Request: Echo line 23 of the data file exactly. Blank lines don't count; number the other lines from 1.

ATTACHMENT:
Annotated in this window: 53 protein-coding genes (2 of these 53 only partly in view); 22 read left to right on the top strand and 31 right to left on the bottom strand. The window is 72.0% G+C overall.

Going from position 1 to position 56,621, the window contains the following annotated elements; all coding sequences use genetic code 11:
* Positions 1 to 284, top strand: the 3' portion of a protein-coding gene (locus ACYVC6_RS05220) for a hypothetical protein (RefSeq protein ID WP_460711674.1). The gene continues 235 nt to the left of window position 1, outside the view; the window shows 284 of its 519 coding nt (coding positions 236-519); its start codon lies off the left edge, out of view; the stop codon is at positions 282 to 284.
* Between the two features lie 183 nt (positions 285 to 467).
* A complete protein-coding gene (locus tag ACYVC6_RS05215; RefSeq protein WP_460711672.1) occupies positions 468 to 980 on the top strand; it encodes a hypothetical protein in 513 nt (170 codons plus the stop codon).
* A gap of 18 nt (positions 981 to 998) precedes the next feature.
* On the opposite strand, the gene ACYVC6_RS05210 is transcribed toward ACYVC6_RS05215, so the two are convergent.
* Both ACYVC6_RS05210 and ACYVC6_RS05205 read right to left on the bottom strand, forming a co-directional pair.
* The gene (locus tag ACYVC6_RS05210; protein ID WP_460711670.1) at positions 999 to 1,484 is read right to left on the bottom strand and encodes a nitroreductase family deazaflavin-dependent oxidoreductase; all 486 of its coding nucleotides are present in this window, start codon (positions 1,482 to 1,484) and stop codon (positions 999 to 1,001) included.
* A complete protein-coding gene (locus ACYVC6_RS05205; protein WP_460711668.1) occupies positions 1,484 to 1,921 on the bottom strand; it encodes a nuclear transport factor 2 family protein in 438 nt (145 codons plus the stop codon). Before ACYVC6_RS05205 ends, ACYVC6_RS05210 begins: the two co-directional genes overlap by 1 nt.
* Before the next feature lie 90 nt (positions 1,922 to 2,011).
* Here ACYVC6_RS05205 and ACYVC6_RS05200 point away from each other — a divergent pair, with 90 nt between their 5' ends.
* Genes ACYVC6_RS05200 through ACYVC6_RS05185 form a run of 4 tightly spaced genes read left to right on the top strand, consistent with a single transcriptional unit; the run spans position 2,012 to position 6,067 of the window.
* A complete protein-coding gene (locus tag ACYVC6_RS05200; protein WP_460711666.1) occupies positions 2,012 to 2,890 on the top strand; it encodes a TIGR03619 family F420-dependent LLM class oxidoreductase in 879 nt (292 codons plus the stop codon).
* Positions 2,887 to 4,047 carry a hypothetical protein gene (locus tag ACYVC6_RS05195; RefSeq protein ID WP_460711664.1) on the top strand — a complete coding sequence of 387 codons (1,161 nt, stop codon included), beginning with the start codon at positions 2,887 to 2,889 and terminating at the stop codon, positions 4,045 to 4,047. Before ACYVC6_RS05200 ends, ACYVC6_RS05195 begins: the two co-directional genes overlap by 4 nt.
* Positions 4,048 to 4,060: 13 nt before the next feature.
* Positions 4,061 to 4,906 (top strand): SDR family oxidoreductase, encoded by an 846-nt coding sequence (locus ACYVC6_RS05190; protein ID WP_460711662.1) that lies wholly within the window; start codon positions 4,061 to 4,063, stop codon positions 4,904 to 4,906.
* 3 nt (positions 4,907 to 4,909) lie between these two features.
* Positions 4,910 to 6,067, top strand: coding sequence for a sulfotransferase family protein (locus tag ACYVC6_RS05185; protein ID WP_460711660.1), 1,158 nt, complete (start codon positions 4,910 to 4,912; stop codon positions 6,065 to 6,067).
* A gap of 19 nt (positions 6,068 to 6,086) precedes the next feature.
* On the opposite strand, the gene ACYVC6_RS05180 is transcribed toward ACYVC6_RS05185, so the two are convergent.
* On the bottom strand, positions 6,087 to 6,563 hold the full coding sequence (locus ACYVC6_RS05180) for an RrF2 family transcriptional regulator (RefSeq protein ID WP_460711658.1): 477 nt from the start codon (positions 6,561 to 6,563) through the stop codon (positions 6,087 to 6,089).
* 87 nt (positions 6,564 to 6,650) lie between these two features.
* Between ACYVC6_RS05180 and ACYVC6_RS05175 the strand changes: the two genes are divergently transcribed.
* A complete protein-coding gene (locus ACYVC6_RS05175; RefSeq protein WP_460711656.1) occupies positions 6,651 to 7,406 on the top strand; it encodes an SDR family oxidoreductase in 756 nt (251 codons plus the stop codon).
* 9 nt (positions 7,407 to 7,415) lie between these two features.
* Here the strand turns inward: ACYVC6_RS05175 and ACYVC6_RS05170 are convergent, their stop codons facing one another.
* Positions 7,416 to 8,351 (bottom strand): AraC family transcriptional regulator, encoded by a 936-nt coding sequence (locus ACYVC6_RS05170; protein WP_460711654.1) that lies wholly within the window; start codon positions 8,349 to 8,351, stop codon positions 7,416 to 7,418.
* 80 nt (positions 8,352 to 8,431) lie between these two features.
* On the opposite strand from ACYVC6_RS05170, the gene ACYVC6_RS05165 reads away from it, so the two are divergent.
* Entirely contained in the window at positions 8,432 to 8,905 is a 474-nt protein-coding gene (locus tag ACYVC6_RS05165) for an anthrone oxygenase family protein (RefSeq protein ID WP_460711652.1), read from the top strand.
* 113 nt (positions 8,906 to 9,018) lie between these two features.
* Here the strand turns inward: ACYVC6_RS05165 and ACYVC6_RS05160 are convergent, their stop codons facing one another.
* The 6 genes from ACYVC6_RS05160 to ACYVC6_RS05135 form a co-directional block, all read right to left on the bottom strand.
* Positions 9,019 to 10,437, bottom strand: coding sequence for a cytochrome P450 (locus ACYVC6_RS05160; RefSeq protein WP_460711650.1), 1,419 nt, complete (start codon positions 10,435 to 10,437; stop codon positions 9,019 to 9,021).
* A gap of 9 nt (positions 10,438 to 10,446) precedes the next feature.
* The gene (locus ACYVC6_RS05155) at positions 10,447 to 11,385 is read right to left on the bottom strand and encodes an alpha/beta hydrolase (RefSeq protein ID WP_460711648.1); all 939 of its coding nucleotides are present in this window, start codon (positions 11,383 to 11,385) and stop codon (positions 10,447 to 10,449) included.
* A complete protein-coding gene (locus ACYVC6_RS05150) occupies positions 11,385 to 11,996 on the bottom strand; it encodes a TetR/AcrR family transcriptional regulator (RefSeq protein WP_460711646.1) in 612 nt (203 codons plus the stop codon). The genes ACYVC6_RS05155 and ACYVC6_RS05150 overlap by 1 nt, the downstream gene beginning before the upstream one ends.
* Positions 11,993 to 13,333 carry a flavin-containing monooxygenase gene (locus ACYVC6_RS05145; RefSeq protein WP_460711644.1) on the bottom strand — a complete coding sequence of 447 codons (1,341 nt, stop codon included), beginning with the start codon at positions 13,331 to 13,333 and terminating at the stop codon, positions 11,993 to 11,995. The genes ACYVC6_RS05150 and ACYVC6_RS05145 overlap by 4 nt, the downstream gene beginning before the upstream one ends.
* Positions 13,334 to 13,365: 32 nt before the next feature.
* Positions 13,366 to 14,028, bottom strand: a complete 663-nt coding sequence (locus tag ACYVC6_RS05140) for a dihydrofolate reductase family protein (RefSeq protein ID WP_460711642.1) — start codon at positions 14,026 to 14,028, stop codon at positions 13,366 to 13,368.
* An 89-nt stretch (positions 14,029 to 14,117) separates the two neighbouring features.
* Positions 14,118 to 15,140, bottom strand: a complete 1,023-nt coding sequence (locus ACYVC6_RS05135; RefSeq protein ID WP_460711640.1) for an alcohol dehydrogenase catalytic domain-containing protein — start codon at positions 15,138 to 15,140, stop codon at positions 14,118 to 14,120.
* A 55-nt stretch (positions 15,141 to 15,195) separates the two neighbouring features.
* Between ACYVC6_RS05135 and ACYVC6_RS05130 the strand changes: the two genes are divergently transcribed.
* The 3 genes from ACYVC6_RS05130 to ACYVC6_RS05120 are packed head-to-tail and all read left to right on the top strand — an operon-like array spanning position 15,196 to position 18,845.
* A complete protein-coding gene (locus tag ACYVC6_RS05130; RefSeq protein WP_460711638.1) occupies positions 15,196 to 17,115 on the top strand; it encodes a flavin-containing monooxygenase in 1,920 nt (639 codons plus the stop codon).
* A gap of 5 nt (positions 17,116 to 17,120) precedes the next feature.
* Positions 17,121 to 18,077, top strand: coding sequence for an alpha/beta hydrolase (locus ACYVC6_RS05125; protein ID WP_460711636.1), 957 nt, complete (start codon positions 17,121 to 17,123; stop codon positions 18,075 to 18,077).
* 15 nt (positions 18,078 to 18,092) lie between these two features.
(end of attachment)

* 87 nt (positions 6,564 to 6,650) lie between these two features.